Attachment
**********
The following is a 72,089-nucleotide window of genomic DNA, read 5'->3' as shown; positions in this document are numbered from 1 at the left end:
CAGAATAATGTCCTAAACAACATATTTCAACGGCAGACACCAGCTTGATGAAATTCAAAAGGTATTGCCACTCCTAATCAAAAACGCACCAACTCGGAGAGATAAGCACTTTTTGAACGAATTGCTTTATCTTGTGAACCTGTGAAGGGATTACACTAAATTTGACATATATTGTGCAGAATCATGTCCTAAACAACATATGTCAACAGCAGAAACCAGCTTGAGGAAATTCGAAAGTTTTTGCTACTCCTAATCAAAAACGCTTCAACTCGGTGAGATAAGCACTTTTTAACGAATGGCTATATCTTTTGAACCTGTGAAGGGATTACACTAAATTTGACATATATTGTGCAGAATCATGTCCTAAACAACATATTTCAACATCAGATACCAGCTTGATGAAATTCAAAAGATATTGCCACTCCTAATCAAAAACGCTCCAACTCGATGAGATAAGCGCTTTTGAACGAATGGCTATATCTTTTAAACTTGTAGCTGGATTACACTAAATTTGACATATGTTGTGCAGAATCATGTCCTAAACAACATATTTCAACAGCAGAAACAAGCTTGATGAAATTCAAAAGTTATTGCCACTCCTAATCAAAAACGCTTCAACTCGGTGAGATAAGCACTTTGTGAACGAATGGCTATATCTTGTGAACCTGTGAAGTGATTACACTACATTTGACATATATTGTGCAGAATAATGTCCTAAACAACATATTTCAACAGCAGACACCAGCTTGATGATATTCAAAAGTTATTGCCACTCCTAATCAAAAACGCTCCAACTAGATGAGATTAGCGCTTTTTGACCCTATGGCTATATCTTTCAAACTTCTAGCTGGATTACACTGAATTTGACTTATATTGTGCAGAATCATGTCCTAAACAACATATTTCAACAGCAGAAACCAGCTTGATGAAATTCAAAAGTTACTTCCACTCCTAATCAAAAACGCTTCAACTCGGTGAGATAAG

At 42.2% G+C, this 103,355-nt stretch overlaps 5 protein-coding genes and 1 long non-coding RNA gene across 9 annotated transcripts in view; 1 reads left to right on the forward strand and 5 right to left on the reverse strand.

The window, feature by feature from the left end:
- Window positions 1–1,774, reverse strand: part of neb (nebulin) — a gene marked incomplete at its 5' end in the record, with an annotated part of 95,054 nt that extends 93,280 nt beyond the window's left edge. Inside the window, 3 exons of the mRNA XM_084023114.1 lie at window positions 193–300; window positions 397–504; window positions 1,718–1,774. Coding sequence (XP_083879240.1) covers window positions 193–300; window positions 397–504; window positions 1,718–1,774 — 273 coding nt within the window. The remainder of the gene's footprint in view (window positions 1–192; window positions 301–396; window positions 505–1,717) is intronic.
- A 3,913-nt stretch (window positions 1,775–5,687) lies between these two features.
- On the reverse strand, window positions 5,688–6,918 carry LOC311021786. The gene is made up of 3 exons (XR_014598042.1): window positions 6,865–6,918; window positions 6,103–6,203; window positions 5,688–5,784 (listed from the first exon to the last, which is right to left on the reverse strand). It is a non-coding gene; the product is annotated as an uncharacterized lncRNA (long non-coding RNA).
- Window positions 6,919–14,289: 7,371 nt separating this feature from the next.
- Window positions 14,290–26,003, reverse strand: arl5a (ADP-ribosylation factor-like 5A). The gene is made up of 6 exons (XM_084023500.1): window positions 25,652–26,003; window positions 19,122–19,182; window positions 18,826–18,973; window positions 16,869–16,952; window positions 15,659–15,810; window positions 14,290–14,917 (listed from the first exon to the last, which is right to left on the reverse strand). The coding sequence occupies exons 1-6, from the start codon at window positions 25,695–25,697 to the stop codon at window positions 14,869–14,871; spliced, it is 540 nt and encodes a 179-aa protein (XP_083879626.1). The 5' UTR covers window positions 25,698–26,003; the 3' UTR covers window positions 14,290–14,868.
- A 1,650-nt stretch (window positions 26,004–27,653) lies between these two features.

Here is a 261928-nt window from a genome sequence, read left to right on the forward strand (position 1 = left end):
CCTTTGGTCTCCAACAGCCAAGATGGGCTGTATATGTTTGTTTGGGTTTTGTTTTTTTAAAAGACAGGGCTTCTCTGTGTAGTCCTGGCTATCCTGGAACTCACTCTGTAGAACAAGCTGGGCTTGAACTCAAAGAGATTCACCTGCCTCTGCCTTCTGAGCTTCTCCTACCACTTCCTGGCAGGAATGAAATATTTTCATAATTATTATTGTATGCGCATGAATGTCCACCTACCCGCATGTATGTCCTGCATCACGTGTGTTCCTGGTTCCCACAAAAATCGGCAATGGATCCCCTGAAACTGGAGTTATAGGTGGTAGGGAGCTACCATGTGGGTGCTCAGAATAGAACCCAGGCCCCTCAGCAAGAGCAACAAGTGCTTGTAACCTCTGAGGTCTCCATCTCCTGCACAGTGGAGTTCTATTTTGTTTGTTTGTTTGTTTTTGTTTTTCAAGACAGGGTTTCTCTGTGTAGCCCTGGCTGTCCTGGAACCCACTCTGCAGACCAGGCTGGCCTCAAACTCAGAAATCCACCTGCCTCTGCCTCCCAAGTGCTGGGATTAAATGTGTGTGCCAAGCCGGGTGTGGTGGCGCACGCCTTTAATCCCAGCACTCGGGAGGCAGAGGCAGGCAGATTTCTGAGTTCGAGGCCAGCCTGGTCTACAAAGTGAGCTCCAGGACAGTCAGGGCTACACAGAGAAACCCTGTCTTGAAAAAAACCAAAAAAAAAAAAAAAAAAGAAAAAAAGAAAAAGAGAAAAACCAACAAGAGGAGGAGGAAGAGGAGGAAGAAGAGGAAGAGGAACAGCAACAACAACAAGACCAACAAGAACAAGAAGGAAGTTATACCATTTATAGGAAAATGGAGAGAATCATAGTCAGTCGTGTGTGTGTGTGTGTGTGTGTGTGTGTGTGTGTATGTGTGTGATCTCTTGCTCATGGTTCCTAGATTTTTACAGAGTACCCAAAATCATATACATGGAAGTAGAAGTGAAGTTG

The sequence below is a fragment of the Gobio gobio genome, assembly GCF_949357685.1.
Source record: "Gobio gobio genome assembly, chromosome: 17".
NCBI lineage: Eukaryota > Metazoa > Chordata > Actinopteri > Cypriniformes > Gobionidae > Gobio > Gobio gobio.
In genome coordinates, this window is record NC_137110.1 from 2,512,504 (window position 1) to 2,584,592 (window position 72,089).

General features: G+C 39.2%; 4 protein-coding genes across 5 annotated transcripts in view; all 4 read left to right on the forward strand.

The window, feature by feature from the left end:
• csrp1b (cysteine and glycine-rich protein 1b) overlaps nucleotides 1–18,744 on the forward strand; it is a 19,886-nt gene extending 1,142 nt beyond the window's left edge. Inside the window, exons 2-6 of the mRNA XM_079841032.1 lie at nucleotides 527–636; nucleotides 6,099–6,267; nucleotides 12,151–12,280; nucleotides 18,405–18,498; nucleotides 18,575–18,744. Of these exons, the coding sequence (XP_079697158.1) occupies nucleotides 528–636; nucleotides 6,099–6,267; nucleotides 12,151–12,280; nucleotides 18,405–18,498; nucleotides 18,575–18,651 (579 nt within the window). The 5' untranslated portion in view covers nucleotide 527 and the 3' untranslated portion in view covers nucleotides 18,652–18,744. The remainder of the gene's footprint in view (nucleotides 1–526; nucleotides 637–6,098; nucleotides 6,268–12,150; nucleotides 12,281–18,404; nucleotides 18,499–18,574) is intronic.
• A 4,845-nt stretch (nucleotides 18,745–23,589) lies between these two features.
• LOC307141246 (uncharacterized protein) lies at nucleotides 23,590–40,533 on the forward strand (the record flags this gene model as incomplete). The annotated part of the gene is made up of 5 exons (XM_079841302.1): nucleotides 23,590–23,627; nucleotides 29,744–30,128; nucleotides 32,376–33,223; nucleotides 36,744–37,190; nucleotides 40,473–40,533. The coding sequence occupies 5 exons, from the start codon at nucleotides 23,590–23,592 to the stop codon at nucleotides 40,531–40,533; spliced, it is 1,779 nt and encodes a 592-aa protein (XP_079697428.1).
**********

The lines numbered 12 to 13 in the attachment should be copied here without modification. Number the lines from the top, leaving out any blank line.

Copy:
CCTTTGGTCTCCAACAGCCAAGATGGGCTGTATATGTTTGTTTGGGTTTTGTTTTTTTAAAAGACAGGGCTTCTCTGTGTAGTCCTGGCTATCCTGGAACTCACTCTGTAGAACAAGCTGGGCTTGAACTCAAAGAGATTCACCTGCCTCTGCCTTCTGAGCTTCTCCTACCACTTCCTGGCAGGAATGAAATATTTTCATAATTATTATTGTATGCGCATGAATGTCCACCTACCCGCATGTATGTCCTGCATCACGTGTGTTCCTGGTTCCCACAAAAATCGGCAATGGATCCCCTGAAACTGGAGTTATAGGTGGTAGGGAGCTACCATGTGGGTGCTCAGAATAGAACCCAGGCCCCTCAGCAAGAGCAACAAGTGCTTGTAACCTCTGAGGTCTCCATCTCCTGCACAGTGGAGTTCTATTTTGTTTGTTTGTTTGTTTTTGTTTTTCAAGACAGGGTTTCTCTGTGTAGCCCTGGCTGTCCTGGAACCCACTCTGCAGACCAGGCTGGCCTCAAACTCAGAAATCCACCTGCCTCTGCCTCCCAAGTGCTGGGATTAAATGTGTGTGCCAAGCCGGGTGTGGTGGCGCACGCCTTTAATCCCAGCACTCGGGAGGCAGAGGCAGGCAGATTTCTGAGTTCGAGGCCAGCCTGGTCTACAAAGTGAGCTCCAGGACAGTCAGGGCTACACAGAGAAACCCTGTCTTGAAAAAAACCAAAAAAAAAAAAAAAAAAGAAAAAAAGAAAAAGAGAAAAACCAACAAGAGGAGGAGGAAGAGGAGGAAGAAGAGGAAGAGGAACAGCAACAACAACAAGACCAACAAGAACAAGAAGGAAGTTATACCATTTATAGGAAAATGGAGAGAATCATAGTCAGTCGTGTGTGTGTGTGTGTGTGTGTGTGTGTGTGTGTATGTGTGTGATCTCTTGCTCATGGTTCCTAGATTTTTACAGAGTACCCAAAATCATATACATGGAAGTAGAAGTGAAGTTG

The sequence below is a fragment of the Gobio gobio genome, assembly GCF_949357685.1.